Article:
- As companies store more data, they open themselves up to greater risk of cyber attacks as the value of that data increases
Generally speaking, companies have a lot to gain by using data tools more effectively. But using these tools opens them up to unexpected risks.
>> Question: Why is it important for everyone, particularly those who are entrusted with our data, to take an active role in protecting it?
The vast majority of people seem to distrust businesses on a macro level. In fact, the major barometer of trust in organisations – the Edelman Trust Barometer – has been showing a decline in public trust in all organisations including business, media, government and NGOs.
And yet, paradoxically, consumers provide companies with incredible detail about every facet of their lives. So I don’t think this is because they trust these companies, but instead because they don’t yet realise just how much privacy they are giving away. So those organisations entrusted to protect this data are not even seen to be the protectors by the public.
We need to scrutinise and interrogate any business or application that collects and stores data to ensure it is protecting information we entrust to it.
There are many tactical reasons why it is important to protect data. From banking details, to personal medical information, to tax information, data protection keeps people’s identities secure.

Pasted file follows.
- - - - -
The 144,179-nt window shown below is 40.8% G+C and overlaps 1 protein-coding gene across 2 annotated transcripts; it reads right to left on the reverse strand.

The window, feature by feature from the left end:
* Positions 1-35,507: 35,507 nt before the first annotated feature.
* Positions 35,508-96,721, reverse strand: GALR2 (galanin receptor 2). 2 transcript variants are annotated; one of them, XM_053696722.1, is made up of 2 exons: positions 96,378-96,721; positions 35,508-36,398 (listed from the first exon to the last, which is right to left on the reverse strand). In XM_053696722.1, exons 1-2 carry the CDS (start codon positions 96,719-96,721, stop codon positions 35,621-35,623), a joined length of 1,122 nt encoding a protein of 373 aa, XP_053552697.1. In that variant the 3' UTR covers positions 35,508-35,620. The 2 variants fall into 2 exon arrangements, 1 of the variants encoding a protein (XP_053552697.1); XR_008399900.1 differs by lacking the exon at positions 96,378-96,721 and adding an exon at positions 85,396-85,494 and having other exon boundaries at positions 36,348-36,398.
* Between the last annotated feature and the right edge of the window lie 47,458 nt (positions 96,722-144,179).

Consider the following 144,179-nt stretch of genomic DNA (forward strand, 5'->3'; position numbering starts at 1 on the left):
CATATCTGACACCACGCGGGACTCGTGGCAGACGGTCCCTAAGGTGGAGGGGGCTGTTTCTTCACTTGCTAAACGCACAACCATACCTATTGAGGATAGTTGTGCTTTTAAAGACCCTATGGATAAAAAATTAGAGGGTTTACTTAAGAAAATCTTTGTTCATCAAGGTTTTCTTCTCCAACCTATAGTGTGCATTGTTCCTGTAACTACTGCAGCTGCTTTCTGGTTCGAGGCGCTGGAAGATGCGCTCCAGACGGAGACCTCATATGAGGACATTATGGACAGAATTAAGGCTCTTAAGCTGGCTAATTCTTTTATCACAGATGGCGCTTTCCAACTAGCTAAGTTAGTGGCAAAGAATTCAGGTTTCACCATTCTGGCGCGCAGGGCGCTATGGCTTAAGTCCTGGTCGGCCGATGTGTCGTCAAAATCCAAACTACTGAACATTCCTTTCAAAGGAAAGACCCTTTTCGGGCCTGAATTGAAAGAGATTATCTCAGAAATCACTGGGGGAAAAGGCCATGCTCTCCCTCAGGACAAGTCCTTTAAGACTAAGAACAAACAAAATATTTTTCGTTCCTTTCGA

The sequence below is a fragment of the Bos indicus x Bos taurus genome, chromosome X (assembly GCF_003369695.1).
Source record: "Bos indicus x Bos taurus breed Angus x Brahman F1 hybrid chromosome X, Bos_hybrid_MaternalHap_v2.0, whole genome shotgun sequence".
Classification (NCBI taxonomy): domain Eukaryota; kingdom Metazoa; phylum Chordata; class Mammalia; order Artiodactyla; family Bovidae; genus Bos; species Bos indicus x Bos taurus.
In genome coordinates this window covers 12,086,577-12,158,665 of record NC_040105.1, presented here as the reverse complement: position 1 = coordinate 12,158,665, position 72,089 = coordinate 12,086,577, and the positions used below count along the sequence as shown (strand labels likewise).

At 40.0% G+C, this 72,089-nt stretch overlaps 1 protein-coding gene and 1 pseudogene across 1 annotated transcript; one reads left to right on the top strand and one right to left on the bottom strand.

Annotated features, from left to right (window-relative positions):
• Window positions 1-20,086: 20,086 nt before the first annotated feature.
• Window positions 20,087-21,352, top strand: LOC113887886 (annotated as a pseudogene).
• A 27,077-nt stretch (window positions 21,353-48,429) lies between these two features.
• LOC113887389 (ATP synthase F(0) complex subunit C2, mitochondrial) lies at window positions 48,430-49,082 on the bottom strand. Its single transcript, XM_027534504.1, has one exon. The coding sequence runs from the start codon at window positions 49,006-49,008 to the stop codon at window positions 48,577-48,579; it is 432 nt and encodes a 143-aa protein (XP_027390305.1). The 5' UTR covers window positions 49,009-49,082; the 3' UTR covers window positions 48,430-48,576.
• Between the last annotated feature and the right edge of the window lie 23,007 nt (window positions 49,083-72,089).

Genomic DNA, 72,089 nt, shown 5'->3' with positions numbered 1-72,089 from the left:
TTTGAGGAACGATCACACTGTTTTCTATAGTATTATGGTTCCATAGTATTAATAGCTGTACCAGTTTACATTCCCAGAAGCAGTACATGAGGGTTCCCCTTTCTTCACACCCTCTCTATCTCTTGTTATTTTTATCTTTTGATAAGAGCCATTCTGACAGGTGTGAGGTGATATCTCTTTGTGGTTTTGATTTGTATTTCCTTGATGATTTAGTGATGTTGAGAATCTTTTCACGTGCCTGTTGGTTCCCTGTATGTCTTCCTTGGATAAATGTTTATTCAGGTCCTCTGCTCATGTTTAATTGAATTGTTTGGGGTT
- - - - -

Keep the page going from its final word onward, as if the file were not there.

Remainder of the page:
On a more strategic level, data protection is about trust. If businesses and organisations do not keep data secure then people will lose trust in them. That means we could lose out on all the benefits and efficiencies of the effective use of data.
>> Question: In light of the complexity of the threats at hand, is cyber security a lost battle?
Not yet! It is a battle in which the only strategy is to keep playing.
If a company or organisations falls behind, suddenly they will be more at risk of possible attack. So companies need to partner with organisations who are able to stay at the cutting edge of cyber attacks.
Most of cybersecurity is cyber hygiene. Just like locking the front door at night—or like in Brooklyn where they roll down a metal gate in front of the shop at closing time— cyber hygiene means not making yourself a target.
This is just now getting to the consumer though, as we are waking up to the risks of data breaches on personal information.
Now, if we talk about quantum and what that is about to do when it comes online, that’s a different story.
Finally, I will point out because it is top of mind for me these days, we need new language to discuss cybersecurity in a AI-enabled age. AI introduces completely new cyber threats that are not being effectively addressed by traditional cybersecurity companies. These threats include:
- Biased data sets
- AI performance risks (new environment risks)
- Adversarial attacks on AI systems
- And AI explainability concerns
This is the field of AI Security, which I think is going to be a major concern in the coming years.
So it is not lost yet, but cybersecurity is continuing to get more complex as new systems are brought online.